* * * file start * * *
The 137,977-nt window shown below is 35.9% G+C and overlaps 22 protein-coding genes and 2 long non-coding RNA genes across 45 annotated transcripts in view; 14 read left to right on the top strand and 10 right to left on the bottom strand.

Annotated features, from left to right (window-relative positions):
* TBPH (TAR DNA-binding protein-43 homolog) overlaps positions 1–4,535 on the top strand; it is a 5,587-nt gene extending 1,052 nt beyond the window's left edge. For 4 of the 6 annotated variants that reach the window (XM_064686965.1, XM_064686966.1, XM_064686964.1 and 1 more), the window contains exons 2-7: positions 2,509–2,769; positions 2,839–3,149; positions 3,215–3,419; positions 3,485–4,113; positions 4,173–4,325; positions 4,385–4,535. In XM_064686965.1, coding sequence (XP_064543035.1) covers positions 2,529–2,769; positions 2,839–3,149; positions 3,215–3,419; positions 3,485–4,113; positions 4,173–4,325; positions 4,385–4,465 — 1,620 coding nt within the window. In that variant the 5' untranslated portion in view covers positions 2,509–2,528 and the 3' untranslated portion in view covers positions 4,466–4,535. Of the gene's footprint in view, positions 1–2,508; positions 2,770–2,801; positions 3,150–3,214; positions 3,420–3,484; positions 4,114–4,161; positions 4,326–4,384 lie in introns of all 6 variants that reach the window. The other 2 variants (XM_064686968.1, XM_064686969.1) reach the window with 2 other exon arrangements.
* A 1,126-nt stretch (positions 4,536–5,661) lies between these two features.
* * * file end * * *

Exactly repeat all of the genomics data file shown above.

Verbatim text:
The 137,977-nt window shown below is 35.9% G+C and overlaps 22 protein-coding genes and 2 long non-coding RNA genes across 45 annotated transcripts in view; 14 read left to right on the top strand and 10 right to left on the bottom strand.

Annotated features, from left to right (window-relative positions):
* TBPH (TAR DNA-binding protein-43 homolog) overlaps positions 1–4,535 on the top strand; it is a 5,587-nt gene extending 1,052 nt beyond the window's left edge. For 4 of the 6 annotated variants that reach the window (XM_064686965.1, XM_064686966.1, XM_064686964.1 and 1 more), the window contains exons 2-7: positions 2,509–2,769; positions 2,839–3,149; positions 3,215–3,419; positions 3,485–4,113; positions 4,173–4,325; positions 4,385–4,535. In XM_064686965.1, coding sequence (XP_064543035.1) covers positions 2,529–2,769; positions 2,839–3,149; positions 3,215–3,419; positions 3,485–4,113; positions 4,173–4,325; positions 4,385–4,465 — 1,620 coding nt within the window. In that variant the 5' untranslated portion in view covers positions 2,509–2,528 and the 3' untranslated portion in view covers positions 4,466–4,535. Of the gene's footprint in view, positions 1–2,508; positions 2,770–2,801; positions 3,150–3,214; positions 3,420–3,484; positions 4,114–4,161; positions 4,326–4,384 lie in introns of all 6 variants that reach the window. The other 2 variants (XM_064686968.1, XM_064686969.1) reach the window with 2 other exon arrangements.
* A 1,126-nt stretch (positions 4,536–5,661) lies between these two features.